Preparing for the Solar Eclipse

On Monday, August 21, 2017, the United States is in for a celestial treat!  The Moon is going to pass between the Sun and the Earth.  For part of the United States along the Path of Totality, the Moon will completely block the Sun for about two minutes and 40 seconds although the Moon will be partially blocking the sun for a much longer period.  Find the time and duration for your city at https://www.timeanddate.com/eclipse/in/@4548267.

The Path of Totality is approximately 70 miles wide and is going to be a path that includes parts of Oregon, Idaho, Wyoming, Montana, Nebraska, Missouri, Illinois, Kentucky, Tennessee, Georgia, North Carolina, and South Carolina.  Because the Earth rotates about an axis, the exact timing of totality for any given city or location is going to be different.  Lincoln Beach, Oregon will be the first to experience totality at 10:16 am PDT and Charleston, South Carolina will be the last to experience totality at approximately 2:48 pm EDT.

The last total solar eclipse viewable from the contiguous U.S. was in 1979.  Solar eclipses occur on average once every 18 months.  But, because of the shape Moon’s orbit about the Earth, the Moon’s position relative to the Sun and the Earth changes, affecting the specific location and duration of the solar eclipse.  Because they do not occur in the same location, a solar eclipse seems like a rare event, and for specific locations like Dallas, Texas it may be 400 years between total solar eclipses.  (The next scheduled total eclipse viewable from Dallas will be predicted to be April 8, 2024, and the last one was Oct. 23, 1623.)  While conversely, Denver, Colorado had a total eclipse on July 29, 1878, and will see another one on Aug. 12, 2045, which is only 167 years apart.

What will you see?  First, DO NOT LOOK DIRECTLY INTO THE SUN, as the Sun’s intensity can damage the eye.  But, there are many other ways to watch the event.  Special viewing glasses are available at viewing events or ordering them online.  These glasses are designed to filter out the harmful rays to allow for safe viewing.   There are indirect ways to view the event as well.  (Here is a link to the NASA Safety webpage https://eclipse2017.nasa.gov/safety)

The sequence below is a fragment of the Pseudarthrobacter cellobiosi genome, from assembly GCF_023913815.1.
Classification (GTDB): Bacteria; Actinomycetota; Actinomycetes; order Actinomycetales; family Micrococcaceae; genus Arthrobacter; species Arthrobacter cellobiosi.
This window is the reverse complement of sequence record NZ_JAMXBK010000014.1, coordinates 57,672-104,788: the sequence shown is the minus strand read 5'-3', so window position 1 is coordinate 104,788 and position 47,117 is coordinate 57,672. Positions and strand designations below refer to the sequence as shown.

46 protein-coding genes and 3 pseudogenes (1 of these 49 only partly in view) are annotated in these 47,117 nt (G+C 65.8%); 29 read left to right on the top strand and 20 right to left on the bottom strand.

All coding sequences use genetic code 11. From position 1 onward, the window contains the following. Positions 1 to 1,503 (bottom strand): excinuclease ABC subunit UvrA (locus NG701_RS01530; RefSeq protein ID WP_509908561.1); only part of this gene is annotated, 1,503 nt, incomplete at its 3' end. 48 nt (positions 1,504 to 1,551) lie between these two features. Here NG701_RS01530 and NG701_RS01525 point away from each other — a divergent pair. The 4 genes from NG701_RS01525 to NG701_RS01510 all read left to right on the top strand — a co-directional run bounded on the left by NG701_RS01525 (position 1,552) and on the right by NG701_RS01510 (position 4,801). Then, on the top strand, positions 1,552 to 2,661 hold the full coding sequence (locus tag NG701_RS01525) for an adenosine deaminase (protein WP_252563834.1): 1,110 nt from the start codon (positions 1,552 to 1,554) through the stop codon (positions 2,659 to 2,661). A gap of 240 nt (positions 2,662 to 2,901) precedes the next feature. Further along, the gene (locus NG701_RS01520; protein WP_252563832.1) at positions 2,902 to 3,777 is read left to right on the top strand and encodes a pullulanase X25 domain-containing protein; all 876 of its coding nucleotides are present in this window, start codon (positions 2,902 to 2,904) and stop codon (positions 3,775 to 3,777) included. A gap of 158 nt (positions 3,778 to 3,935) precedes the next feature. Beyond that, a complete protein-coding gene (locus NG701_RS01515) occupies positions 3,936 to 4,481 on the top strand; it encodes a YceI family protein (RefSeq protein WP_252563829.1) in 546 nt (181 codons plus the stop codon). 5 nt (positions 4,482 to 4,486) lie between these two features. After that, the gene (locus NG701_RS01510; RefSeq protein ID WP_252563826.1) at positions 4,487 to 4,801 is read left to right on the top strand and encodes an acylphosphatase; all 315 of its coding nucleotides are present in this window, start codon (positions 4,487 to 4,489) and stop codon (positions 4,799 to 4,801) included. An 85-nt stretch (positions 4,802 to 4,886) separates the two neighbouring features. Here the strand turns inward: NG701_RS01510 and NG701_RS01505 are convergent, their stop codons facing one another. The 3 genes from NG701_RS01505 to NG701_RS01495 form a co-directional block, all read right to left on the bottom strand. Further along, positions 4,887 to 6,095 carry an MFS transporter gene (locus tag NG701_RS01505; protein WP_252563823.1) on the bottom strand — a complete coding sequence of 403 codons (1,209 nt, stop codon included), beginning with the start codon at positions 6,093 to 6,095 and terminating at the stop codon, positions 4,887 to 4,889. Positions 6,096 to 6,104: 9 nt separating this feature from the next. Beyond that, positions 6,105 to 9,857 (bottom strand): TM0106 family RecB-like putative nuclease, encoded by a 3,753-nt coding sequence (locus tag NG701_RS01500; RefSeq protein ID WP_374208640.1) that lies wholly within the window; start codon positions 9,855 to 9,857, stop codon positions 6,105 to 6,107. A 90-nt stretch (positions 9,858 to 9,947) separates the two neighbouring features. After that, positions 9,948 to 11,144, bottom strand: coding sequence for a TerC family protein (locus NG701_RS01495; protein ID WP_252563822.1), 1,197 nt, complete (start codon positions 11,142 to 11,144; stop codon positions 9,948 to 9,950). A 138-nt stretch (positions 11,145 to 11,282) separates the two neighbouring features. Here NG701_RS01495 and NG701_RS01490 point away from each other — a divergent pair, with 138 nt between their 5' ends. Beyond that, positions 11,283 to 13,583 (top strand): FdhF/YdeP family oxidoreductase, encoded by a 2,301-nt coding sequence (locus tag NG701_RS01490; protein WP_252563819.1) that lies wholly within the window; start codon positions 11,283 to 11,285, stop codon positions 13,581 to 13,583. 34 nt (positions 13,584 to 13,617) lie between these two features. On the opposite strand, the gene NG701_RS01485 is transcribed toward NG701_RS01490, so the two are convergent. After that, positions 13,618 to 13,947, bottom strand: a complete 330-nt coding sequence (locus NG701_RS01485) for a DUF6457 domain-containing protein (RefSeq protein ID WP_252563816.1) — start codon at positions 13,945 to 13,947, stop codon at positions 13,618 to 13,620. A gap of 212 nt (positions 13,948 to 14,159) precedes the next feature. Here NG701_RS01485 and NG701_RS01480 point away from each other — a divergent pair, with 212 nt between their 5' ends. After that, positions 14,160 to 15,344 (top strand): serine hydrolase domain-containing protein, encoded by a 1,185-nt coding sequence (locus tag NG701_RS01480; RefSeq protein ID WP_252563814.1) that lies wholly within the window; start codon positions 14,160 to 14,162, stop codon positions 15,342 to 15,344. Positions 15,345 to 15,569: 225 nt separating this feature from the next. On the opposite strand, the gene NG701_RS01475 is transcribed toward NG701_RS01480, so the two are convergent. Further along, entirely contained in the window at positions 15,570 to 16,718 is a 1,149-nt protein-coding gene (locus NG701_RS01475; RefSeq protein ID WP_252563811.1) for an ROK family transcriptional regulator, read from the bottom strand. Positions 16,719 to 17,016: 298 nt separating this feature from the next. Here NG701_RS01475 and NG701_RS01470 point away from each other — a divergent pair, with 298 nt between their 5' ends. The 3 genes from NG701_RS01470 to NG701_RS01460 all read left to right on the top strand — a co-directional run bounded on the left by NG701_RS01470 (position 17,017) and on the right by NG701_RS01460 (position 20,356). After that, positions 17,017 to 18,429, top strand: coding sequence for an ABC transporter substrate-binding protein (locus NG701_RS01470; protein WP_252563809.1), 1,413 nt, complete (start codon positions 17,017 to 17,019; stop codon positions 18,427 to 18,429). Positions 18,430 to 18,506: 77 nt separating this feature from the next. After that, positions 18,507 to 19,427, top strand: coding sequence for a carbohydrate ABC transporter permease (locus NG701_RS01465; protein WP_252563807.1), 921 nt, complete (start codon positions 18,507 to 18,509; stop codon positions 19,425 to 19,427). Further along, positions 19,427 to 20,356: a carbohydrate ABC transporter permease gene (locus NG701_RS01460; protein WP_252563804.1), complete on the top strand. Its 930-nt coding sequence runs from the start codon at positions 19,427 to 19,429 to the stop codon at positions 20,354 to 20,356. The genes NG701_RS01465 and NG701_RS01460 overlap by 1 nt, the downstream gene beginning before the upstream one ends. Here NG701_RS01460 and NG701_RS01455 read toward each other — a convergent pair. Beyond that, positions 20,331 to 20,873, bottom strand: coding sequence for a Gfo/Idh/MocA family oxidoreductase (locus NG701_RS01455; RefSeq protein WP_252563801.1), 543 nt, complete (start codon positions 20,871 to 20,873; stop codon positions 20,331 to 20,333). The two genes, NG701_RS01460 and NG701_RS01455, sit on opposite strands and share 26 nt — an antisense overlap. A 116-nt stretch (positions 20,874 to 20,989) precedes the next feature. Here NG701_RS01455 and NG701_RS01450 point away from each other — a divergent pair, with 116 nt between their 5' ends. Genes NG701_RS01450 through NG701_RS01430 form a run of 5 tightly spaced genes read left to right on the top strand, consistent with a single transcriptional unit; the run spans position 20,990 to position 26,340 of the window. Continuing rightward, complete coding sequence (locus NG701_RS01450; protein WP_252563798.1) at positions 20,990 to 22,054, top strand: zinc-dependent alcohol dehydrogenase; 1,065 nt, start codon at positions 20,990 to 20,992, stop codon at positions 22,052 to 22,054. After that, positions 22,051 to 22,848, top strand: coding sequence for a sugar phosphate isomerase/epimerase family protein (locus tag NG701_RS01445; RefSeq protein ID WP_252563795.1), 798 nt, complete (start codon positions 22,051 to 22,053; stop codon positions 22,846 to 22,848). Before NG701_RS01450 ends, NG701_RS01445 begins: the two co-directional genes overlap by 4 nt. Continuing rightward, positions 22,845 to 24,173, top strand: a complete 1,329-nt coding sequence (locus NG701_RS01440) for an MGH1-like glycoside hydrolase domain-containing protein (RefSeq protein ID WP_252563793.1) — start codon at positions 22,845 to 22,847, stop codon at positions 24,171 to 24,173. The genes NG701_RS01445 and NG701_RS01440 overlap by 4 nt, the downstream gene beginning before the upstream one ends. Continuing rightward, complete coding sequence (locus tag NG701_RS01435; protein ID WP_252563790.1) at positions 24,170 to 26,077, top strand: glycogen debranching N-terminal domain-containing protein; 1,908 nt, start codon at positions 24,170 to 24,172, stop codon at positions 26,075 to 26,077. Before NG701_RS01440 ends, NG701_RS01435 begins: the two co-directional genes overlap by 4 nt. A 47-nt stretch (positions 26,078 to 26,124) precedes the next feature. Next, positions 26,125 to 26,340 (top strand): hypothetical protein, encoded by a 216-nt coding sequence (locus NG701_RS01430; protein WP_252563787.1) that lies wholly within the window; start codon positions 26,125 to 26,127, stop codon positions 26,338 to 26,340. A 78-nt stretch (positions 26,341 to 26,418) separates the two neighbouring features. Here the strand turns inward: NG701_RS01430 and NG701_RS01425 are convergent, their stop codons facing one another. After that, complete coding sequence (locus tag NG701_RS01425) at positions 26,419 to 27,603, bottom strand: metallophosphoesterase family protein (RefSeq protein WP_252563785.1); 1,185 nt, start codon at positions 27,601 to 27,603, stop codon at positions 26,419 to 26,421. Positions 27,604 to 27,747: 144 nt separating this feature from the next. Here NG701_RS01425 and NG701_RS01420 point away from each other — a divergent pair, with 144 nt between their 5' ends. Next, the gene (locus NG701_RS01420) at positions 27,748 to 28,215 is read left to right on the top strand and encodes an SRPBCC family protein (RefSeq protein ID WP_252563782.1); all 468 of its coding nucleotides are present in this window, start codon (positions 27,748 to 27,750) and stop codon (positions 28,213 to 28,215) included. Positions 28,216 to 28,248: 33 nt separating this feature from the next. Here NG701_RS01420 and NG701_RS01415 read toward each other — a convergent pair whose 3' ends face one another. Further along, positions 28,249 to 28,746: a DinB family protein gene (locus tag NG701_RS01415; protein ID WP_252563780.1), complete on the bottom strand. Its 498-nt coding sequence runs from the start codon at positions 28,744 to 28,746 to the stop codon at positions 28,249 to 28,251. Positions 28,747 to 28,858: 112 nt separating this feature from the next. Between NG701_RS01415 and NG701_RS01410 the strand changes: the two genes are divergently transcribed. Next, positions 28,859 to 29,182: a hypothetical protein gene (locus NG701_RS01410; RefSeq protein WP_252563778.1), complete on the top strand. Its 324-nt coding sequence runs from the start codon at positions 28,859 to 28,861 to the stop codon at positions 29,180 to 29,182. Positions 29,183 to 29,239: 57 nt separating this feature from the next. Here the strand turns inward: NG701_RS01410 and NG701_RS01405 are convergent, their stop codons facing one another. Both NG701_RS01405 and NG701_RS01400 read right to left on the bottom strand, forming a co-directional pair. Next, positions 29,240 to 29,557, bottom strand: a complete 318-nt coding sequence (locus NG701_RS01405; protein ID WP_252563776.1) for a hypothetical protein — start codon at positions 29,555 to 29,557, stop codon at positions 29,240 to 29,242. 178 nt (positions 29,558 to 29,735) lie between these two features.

You can build a solar viewer, which is essentially a pinhole projector. This can be done by using a piece of paper, cardboard or cardstock.  Make a tiny hole with a needle, straight pin, or thumb tack.  The hole should be round and smooth.  With your back towards the Sun, hold the piece of paper with the hole and project the image of the Sun onto another sheet of paper or concert (this is your screen).  The size of the image will be dependent upon the distance between the paper and your screen. (https://www.timeanddate.com/eclipse/make-pinhole-projector.html)  Caught without a piece of paper?  The leaves of a tree can act as your pinhole view as well as use laced fingers.  Using fingers or leaves, you are likely to get multiple images of the event.  You can build a pinhole camera viewer as well, see https://www.livescience.com/59721-solar-eclipse-viewer-photo-tutorial.html?utm_source=notification. With the viewer, you may be able to film the event with your phone camera.  The key here is to watch the event safely.

Want more details about the eclipse?  You can go to NASA’s eclipse website: https://eclipse2017.nasa.gov/eclipse-who-what-where-when-and-how.  It has links to maps and other information about this upcoming event.

NOTE:  A version of this post will appear in the Midweek of the Ponca City News on August 9, 2017.

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Happy New Year – Return to Normal?

Frosty Field

All of us have this definition of normal.  With the holidays completed, there is this sense that we are going to return to normal.  But, what is that?  Really, what we are saying is that we are returning to that ordinary state of routine.  For families with children, this means that we are returning to a school routine.

January is also a time when we reassess our school year goals and set some new goals as well.  So, what are your goals for the remainder of winter and into spring?  Have you though about adding some science activities?  January is actually a great time to look at your science curriculum.

The homeschooling catalogs will be coming out soon.  So, it is a great time to start thinking.  But, there are other resources that come out during January.  Here are some good ones to start your creative juices flowing:

Astronomy

Sky and Telescope has come out with their 2015 Observing Calendars and Information.  There are other sites as well – the Sea and Sky has their Celestial Events Calendar  out as well as Stargazing Tonight.